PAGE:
17
Nov
09

Pigskin Justice

Here is one for the “Really?” category.

The owner of the Tennessee Titans got fined $250,000 by the NFL for an obscene gesture. That’s a quarter of a million for flipping the bird to some Buffalo fans after his team had won. Now, I’m not saying it was a good thing or that it was appropriate, but, really! He is an 86-year-old man just pumped and excited that his team beat a rival team. It wasn’t like he was threatening anyone.

The NFL has taken its conduct policy more seriously the last few years under Commissioner Goodell and I understand that you cannot condone an old dude flipping the bird, but it seems a little extreme. Especially since a coach that was involved in a scuffle with an opposing player during a game only was fined $15,000. Not that I think he should have been fined more, that amount is in line with other fines given to players. Now let’s contrast both of those fines for relatively minor events – and again I call an “obscene hand gesture” extremely minor – with Tom Cable in Oakland. He hit an assistant coach and broke his jaw. The League takes cover behind the Napa County DA deciding not to press charges. Then this same coach has an ex-wife and ex-girlfriend come forward to say he was abusive to them. He even admits that he hit his first wife (open handed). There is a police report on one incident with the ex-girlfriend from this January. Yet, his fine? He hasn’t been.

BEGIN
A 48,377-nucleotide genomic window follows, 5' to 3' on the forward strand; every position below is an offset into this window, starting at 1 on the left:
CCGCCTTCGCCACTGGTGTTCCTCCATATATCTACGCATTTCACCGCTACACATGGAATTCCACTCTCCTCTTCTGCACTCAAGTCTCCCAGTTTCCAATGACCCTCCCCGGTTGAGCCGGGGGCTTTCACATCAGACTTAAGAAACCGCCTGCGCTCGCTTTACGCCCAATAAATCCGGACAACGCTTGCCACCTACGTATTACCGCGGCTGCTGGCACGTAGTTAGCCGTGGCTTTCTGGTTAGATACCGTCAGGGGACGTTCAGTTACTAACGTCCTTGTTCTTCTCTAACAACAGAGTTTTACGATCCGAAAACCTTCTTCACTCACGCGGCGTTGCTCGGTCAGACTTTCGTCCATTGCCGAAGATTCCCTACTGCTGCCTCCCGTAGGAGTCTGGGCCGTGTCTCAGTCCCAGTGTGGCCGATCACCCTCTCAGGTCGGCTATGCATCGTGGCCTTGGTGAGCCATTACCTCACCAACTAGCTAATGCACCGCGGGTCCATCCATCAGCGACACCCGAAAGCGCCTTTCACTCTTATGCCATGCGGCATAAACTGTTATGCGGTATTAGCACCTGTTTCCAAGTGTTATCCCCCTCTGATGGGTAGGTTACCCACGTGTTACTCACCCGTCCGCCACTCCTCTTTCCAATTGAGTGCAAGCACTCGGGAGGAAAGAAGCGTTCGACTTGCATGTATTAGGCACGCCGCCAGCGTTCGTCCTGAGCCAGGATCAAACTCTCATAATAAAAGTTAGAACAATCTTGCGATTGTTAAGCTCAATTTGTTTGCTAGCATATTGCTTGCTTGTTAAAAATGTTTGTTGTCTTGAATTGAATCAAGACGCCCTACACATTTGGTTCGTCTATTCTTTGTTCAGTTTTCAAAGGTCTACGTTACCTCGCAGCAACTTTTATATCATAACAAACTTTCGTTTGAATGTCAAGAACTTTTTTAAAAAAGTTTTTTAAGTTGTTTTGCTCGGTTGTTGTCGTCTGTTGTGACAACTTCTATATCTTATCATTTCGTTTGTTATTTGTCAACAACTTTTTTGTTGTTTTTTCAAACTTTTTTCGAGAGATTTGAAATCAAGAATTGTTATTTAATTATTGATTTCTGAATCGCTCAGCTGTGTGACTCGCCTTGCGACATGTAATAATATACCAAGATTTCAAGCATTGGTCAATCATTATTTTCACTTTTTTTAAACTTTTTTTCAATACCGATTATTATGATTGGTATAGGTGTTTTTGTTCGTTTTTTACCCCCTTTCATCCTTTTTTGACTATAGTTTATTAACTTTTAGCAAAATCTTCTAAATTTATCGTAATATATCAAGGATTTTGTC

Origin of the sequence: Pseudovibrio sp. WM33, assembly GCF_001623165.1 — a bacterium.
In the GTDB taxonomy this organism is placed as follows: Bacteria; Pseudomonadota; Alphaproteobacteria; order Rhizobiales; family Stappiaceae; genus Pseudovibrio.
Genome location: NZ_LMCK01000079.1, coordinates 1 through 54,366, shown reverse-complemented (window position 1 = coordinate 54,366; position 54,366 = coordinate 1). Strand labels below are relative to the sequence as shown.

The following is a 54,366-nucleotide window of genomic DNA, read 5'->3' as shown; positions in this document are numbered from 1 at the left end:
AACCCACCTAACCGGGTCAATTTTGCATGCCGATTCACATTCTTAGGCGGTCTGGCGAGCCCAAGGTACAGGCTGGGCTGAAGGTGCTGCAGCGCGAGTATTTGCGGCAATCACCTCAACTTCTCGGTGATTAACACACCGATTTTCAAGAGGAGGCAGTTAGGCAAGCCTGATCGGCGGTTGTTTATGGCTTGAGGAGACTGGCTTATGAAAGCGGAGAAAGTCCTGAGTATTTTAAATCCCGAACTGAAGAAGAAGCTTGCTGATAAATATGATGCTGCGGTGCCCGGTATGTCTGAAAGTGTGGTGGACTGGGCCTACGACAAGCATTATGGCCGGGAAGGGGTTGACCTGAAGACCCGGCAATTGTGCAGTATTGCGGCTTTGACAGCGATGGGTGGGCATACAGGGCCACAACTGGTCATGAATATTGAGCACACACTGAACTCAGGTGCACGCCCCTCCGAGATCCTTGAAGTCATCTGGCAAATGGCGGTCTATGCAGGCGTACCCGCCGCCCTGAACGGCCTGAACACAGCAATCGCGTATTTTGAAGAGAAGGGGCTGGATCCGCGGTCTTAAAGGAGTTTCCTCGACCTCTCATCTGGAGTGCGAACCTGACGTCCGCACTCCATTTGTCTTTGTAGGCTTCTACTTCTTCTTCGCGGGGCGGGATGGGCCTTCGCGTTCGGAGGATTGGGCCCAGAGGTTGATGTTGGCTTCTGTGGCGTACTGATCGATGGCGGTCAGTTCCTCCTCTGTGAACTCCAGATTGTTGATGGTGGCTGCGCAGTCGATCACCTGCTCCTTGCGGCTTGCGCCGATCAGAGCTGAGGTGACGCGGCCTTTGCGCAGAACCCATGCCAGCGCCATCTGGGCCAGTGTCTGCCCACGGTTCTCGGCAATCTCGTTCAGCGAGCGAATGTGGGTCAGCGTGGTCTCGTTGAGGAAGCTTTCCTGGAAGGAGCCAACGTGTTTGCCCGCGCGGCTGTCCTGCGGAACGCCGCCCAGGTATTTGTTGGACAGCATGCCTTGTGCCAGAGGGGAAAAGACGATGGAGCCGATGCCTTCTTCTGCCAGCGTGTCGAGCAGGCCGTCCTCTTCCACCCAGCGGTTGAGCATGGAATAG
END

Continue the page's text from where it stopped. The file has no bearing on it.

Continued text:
So, hand gesture – $250,000. A history of abuse against female partners and an assistant coach with a broken jaw – well, you just can’t fine a guy for allegations.

13
Nov
09

Go Jump in a lake, Will!

I got the latest Newsweek a few days ago. As usual, I tried to make myself read George Will’s opinion piece. Normally, I get about halfway through before I can’t take any more of his pomposity and turn the page. Still, I try to get opposing opinions and generally he seems to be an intelligent man. This week, though, I made it all the way through and was stunned to discover he is a global-climate-change denier. Now every major scientist in the world agrees that the level of carbon in the air is reaching a critical point that will cause disastrous climate changes, yet Will’s opinion is that it is all hooey and he will look down his nose at anyone who dares disagree with him. Really, Will? Well, go jump in a lake. Better yet, jump in the ocean – and don’t worry, it is coming to you.

A new study is showing that glaciers don’t necessarily move at a glacial pace, the glaciers in Greenland are sliding twice as fast as normal, sliding ice sheets, lubricated by melt water, heading on toward the ocean. There is enough ice in Greenland to raise sea levels 17 feet.